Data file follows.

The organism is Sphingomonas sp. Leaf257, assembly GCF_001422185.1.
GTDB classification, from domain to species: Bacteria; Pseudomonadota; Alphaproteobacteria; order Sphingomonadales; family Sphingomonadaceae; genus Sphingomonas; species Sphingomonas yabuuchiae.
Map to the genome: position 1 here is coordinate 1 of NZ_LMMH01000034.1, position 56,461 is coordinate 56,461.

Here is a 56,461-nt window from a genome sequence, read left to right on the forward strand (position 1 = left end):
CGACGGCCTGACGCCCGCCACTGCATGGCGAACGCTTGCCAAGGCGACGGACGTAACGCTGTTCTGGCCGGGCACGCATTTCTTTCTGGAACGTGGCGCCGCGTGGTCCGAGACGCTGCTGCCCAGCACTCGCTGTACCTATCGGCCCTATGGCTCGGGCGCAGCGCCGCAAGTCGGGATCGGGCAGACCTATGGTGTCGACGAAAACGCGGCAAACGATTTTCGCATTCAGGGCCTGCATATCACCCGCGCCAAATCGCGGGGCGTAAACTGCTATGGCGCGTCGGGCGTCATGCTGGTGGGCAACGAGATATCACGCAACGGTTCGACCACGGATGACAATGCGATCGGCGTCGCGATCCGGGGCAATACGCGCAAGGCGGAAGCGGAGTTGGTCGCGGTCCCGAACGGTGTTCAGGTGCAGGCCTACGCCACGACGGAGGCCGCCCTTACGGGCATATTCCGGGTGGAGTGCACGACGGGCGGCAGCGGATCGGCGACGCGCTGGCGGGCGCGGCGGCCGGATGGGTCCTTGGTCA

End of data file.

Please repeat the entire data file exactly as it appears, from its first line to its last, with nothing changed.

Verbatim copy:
The organism is Sphingomonas sp. Leaf257, assembly GCF_001422185.1.
GTDB classification, from domain to species: Bacteria; Pseudomonadota; Alphaproteobacteria; order Sphingomonadales; family Sphingomonadaceae; genus Sphingomonas; species Sphingomonas yabuuchiae.
Map to the genome: position 1 here is coordinate 1 of NZ_LMMH01000034.1, position 56,461 is coordinate 56,461.

Here is a 56,461-nt window from a genome sequence, read left to right on the forward strand (position 1 = left end):
CGACGGCCTGACGCCCGCCACTGCATGGCGAACGCTTGCCAAGGCGACGGACGTAACGCTGTTCTGGCCGGGCACGCATTTCTTTCTGGAACGTGGCGCCGCGTGGTCCGAGACGCTGCTGCCCAGCACTCGCTGTACCTATCGGCCCTATGGCTCGGGCGCAGCGCCGCAAGTCGGGATCGGGCAGACCTATGGTGTCGACGAAAACGCGGCAAACGATTTTCGCATTCAGGGCCTGCATATCACCCGCGCCAAATCGCGGGGCGTAAACTGCTATGGCGCGTCGGGCGTCATGCTGGTGGGCAACGAGATATCACGCAACGGTTCGACCACGGATGACAATGCGATCGGCGTCGCGATCCGGGGCAATACGCGCAAGGCGGAAGCGGAGTTGGTCGCGGTCCCGAACGGTGTTCAGGTGCAGGCCTACGCCACGACGGAGGCCGCCCTTACGGGCATATTCCGGGTGGAGTGCACGACGGGCGGCAGCGGATCGGCGACGCGCTGGCGGGCGCGGCGGCCGGATGGGTCCTTGGTCA